material to observe, that if the ParliaPeople of property, farmers, traders, ment beat the Minister, and carry this every body, that have pecuniary engage- measure in despite of him, the Parliaments or dealings, are full of anxiety as ment must proceed by bill, and not by to what will be done. In any last Re- order in Council ; let every one observe gister, I took particular pains to point this well. Mr. GOULBOURN seems to have out all the consequences of a return to hit upon this nail very neatly. In his the base paper-money. A great ma- answer to Mr. Artwood, he said that the jority of the people of property engaged delays which the form of Parliament in trade, abhor the thought of such re-would interpose, would create such a turo : nobody but insolvents, or hair- mass of confusion, that it would be imbrained speculators; nobody but men possible for Parliament to carry the mortgaged up to their eyes, or sharing measure of alteration into effect. This, largely in the emoluments of the system, without irony, was sensible, GOULBOURN, wish for a return to that gambling and So that, before such a measure can be swindling system. GOULBOURN, taking adopted, the Duke must be turned out; directly from the last Register, is right a new Ministry must be formed ; and for once; and the Duke is as strong as they may proceed with their order in Hercules if he stand on the basis of the Council; but, even this would be very King's coin. Indeed, it is impossible difficult work; for, if the Duke were for him to retract without covering ousted, the intention for ousting him himself with everlasting shame. If the would be known; and the vote which Parliament, on the contrary, abandon would compel him to retire, would be the silly project of a return to the base a signal for a general run upon the paper-money, and insist on a reduction banks. The Duke, therefore, is strong of the taxes, they will have all the coun- upon this ground still; and he is weak try with them ; but this I think they only in case of an attack upon the taxes. will not do. The chances are, there. He is happily bound to the King's coin: fore, that nothing efficient will be done ; nd, it is fair to believe, from a sense that we shall go drawling on from bad of duty; but he is bound and doubly to worse, till, at last, my old and thou- bound by his own safety; by his own sand-timez repeated prophecy will be tenure of place ; for, observe, if he be verified, and that the whole of the turned out by a vote of Parliament, he paper-system, “ amidst the war of opi- ! sinks for ever in the estimation of Eng.
land and of Europe too: he has to make barefaced issue of assignats. The things a stand for his fame : make a stand he could not circulate while the Bank was certainly will; and, if he make it on the open for payment in gold. It would be ground of the currency, he ought to be a bare-faced governraent paper-money, triumphant.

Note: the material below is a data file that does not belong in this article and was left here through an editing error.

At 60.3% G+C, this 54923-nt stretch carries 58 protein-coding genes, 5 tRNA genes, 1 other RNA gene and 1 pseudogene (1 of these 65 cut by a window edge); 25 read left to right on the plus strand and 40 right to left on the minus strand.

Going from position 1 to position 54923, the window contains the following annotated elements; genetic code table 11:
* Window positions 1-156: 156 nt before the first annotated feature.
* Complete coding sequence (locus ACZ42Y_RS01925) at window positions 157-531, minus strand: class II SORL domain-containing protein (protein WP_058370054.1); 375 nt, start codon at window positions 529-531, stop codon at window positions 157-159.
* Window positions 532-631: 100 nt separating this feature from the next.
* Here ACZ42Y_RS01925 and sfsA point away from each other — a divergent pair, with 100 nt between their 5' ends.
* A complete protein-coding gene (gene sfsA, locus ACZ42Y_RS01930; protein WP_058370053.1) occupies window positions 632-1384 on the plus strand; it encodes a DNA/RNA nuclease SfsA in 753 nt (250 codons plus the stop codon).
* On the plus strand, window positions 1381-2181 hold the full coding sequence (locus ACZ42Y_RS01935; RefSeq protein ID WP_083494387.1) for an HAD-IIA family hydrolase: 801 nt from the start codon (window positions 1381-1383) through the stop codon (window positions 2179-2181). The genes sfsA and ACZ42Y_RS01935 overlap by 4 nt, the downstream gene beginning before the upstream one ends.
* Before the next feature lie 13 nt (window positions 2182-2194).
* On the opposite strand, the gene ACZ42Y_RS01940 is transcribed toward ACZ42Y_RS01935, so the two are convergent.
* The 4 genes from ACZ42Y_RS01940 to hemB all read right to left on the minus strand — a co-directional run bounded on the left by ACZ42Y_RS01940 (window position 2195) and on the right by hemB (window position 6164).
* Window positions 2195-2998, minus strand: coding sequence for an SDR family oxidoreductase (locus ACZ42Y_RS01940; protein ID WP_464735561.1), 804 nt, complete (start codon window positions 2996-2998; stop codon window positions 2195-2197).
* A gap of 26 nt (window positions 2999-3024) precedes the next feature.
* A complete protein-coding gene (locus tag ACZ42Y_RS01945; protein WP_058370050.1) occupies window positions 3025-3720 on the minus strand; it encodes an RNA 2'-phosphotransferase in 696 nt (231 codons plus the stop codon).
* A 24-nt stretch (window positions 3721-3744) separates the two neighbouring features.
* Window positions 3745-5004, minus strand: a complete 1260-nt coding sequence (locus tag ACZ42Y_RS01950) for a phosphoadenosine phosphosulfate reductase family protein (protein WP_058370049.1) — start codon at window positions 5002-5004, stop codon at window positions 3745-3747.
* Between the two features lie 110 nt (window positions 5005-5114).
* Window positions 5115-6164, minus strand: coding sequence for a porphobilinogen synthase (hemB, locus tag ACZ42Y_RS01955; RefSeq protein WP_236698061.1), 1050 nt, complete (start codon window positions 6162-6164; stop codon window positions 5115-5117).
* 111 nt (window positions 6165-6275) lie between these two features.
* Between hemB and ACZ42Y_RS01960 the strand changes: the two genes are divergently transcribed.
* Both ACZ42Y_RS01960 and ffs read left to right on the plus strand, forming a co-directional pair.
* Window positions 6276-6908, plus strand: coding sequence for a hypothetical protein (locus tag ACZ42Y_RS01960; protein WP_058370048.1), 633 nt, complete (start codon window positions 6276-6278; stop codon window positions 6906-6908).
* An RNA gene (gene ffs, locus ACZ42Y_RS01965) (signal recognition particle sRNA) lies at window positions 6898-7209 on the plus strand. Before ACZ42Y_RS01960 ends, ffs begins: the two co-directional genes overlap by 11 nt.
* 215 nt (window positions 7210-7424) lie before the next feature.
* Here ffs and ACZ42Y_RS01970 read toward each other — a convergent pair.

and would very soon blow the whole If I were in the Duke's place now, system up. The very proposition proves if I had been in his place in the month that there is no rational hope of saving of January 1825, if the King had ac- this system : a man could not have cepted of my offer at that time, there thought of such a thing until every rawould, at this day, have been no distress tional means had been viewed with de. in England. I would, long ago, have spair. Ah ! the THING is driven up into put in force the equitable adjustment as a corner at last : after all its shuffles and prayed for in the Norfolk Petition. All all its tricks, I have it now safe in the would have been tranquillity and har. corner : it has been trying to push by mony at home; the French would have me several times ; but, at last, I have been out of Cadiz, and the Russians it safe ; it has only just room to turn its would not have been in Turkey : LORD body about; and, in a very few months, Nugent would not have had to propose I shall have it safe by the head, and the payment of poor-rates in kind, and shall lead it to my shop and dose it as the workmen of Huddersfield would not easily as a nurse doses a child. be living upon two-pence halfpenny a That you, my friends, will rejoice day. The tax-eaters would, indeed, with me upon this occasion, I am certain. have ceased to revel while the labour. We can remember the time when this ers were starving, but Wilmot Horron, insolent thing shook the halter in our would have been spared the trouble of faces, and rattled in our ears the keys of projecting a mortgage on the poor the dungeon. One of my objects in my rates, in order to thin the population of tour to the North, was, to see, and to exthe country. But if I were in the situa- ult in company with, those who had so tion in which the Duke is now, this is long been suffering in common with me. what I would do : I would stick to the Let us now wait: let us see the next coin of the King; I would give no move that the THING will make, and countenance to paper-money of any de- be you assured, in the neanwhile, that scription, not even to the ingenious Wm. it can make no move which will not be MABERLY ; I would countenance the to its own discomfiture and to our ho. Parliament in the reducing of taxes ; nour. but if they got the small paper-money, I remain, my friends, they should get it by bill; and, if by